What We Believe
i

Death

George Herbert (1593–1633)

Death, thou wast once an uncouth hideous thing,
                                        Nothing but bones,
      The sad effect of sadder groans:
Thy mouth was open, but thou couldst not sing.

For we considered thee as at some six
                                        Or ten years hence,
      After the loss of life and sense,
Flesh being turned to dust, and bones to sticks.

We looked on this side of thee, shooting short;
                                        Where we did find
      The shells of fledge souls left behind,
Dry dust, which sheds no tears, but may extort.

But since our Savior’s death did put some blood
                                        Into thy face,
      Thou art grown fair and full of grace,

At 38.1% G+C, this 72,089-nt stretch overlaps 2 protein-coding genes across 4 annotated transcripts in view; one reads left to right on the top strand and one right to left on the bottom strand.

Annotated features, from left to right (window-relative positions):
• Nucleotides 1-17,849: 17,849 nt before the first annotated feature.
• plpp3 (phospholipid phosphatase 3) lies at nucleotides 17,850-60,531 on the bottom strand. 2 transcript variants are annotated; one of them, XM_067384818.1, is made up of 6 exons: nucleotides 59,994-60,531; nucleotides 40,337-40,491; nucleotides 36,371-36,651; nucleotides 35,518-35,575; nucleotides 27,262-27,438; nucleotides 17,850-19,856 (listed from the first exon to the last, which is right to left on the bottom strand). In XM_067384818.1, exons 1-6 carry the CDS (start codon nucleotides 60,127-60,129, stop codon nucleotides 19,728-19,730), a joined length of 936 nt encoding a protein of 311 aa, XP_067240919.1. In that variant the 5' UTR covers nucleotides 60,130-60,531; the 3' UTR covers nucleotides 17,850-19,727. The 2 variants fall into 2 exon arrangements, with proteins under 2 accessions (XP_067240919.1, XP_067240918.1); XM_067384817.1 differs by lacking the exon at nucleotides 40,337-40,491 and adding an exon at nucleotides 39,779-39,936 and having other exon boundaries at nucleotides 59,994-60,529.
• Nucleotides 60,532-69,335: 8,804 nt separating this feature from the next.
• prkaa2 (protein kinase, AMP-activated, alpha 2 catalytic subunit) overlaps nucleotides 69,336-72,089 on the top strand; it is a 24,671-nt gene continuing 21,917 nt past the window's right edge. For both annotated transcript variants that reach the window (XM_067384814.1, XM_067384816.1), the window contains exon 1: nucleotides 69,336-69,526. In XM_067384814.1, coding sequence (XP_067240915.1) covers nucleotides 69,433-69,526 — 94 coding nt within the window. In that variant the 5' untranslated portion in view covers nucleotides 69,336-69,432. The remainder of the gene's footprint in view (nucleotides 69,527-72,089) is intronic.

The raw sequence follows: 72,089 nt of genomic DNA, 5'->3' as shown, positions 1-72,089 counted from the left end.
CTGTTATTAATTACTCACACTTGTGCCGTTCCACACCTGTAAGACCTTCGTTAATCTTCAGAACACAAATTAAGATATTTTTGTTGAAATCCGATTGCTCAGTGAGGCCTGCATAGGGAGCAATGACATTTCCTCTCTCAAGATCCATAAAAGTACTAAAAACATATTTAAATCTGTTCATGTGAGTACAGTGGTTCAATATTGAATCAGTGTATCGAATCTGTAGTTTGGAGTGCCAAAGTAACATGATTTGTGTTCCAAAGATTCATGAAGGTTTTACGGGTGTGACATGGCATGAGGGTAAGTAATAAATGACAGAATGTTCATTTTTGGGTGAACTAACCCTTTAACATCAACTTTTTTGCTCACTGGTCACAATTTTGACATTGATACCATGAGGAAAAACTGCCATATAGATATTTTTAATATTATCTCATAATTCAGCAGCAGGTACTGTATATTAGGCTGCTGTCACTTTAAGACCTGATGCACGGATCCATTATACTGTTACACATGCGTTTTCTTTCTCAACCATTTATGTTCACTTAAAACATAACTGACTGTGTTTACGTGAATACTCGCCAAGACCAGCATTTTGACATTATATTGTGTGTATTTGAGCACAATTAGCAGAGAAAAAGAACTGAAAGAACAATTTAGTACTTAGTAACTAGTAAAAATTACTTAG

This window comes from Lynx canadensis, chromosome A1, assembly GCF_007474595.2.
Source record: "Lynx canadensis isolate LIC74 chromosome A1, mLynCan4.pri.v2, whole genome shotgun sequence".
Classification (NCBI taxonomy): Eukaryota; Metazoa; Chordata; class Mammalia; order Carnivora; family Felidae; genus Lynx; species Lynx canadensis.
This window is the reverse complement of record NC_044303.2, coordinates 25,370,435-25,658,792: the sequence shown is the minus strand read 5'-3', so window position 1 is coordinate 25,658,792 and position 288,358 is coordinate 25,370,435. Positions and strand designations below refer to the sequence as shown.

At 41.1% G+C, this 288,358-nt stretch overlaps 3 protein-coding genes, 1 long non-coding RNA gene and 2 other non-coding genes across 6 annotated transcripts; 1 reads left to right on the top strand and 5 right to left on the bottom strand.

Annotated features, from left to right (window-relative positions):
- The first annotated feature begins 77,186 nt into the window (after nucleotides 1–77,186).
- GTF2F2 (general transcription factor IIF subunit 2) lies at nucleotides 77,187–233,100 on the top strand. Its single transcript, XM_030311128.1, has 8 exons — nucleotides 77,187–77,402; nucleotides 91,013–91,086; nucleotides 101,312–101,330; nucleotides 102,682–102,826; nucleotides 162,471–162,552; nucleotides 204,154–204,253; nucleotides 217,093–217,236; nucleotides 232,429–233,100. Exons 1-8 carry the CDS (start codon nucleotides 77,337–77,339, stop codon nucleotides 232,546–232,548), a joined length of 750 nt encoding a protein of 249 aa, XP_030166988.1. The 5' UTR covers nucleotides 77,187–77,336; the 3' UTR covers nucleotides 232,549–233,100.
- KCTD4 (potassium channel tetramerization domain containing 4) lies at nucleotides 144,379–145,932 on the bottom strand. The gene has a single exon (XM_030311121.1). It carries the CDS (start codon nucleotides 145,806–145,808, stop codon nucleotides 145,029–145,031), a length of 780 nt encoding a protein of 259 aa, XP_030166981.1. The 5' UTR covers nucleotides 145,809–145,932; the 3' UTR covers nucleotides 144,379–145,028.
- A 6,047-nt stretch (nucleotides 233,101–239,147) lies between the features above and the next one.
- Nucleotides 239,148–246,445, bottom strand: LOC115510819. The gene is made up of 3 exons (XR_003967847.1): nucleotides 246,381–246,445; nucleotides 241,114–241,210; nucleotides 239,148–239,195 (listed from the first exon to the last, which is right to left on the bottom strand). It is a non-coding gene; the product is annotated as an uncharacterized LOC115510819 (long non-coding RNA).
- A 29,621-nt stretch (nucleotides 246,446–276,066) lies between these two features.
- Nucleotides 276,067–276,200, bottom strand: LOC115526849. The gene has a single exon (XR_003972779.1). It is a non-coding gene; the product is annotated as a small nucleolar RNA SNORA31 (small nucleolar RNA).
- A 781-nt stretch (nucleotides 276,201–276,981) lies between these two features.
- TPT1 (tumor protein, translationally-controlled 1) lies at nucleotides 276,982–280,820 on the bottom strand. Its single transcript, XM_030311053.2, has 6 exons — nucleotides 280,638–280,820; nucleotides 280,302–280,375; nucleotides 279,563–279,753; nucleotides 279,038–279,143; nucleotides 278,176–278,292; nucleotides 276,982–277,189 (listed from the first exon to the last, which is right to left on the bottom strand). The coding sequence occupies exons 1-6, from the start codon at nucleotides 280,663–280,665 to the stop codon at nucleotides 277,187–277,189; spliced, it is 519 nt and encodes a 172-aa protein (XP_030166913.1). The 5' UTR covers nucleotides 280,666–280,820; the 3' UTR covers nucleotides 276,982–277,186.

Much in request, much sought for as a good.

For we do now behold thee gay and glad,
                                        As at Doomsday;
      When souls shall wear their new array,
And all thy bones with beauty shall be clad.

Therefore we can go die as sleep, and trust
                                        Half that we have
      Unto an honest faithful grave;
Making our pillows either down, or dust.

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Contact the Editor: Gregory Edward Reynolds

Editorial address: Dr. Gregory Edward Reynolds,
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Manchester, NH 03104-2522
Telephone: 603-668-3069

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Ordained Servant: May 2013

Officer Training

Also in this issue

Organic Officer Training

Elder Self-Evaluation

A Road of Grief, Part 3: Grieving Well (January 2012)

Sacred Bond: Covenant Theology Explored

Secret Thoughts of Rosaria Butterfield

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